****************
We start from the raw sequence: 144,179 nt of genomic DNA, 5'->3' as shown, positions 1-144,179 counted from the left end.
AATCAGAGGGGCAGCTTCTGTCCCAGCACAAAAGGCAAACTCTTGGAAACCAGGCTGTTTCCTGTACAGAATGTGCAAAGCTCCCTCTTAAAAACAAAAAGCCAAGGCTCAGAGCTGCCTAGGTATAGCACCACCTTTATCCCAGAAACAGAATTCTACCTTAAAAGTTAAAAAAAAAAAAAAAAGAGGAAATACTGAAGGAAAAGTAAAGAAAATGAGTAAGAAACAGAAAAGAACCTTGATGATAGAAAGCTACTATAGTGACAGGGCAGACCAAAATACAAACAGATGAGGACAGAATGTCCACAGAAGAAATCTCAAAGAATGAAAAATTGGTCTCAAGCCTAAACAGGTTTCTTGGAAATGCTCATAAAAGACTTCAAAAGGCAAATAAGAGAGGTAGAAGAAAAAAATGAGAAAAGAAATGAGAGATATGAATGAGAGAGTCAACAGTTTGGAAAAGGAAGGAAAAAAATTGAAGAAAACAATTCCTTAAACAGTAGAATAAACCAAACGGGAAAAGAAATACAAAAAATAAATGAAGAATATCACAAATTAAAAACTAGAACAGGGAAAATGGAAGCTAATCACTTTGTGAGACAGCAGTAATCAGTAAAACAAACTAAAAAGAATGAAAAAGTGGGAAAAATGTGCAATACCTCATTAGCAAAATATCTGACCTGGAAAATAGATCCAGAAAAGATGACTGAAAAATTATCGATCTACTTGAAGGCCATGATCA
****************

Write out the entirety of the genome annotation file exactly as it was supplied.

We start from the raw sequence: 144,179 nt of genomic DNA, 5'->3' as shown, positions 1-144,179 counted from the left end.
AATCAGAGGGGCAGCTTCTGTCCCAGCACAAAAGGCAAACTCTTGGAAACCAGGCTGTTTCCTGTACAGAATGTGCAAAGCTCCCTCTTAAAAACAAAAAGCCAAGGCTCAGAGCTGCCTAGGTATAGCACCACCTTTATCCCAGAAACAGAATTCTACCTTAAAAGTTAAAAAAAAAAAAAAAAGAGGAAATACTGAAGGAAAAGTAAAGAAAATGAGTAAGAAACAGAAAAGAACCTTGATGATAGAAAGCTACTATAGTGACAGGGCAGACCAAAATACAAACAGATGAGGACAGAATGTCCACAGAAGAAATCTCAAAGAATGAAAAATTGGTCTCAAGCCTAAACAGGTTTCTTGGAAATGCTCATAAAAGACTTCAAAAGGCAAATAAGAGAGGTAGAAGAAAAAAATGAGAAAAGAAATGAGAGATATGAATGAGAGAGTCAACAGTTTGGAAAAGGAAGGAAAAAAATTGAAGAAAACAATTCCTTAAACAGTAGAATAAACCAAACGGGAAAAGAAATACAAAAAATAAATGAAGAATATCACAAATTAAAAACTAGAACAGGGAAAATGGAAGCTAATCACTTTGTGAGACAGCAGTAATCAGTAAAACAAACTAAAAAGAATGAAAAAGTGGGAAAAATGTGCAATACCTCATTAGCAAAATATCTGACCTGGAAAATAGATCCAGAAAAGATGACTGAAAAATTATCGATCTACTTGAAGGCCATGATCA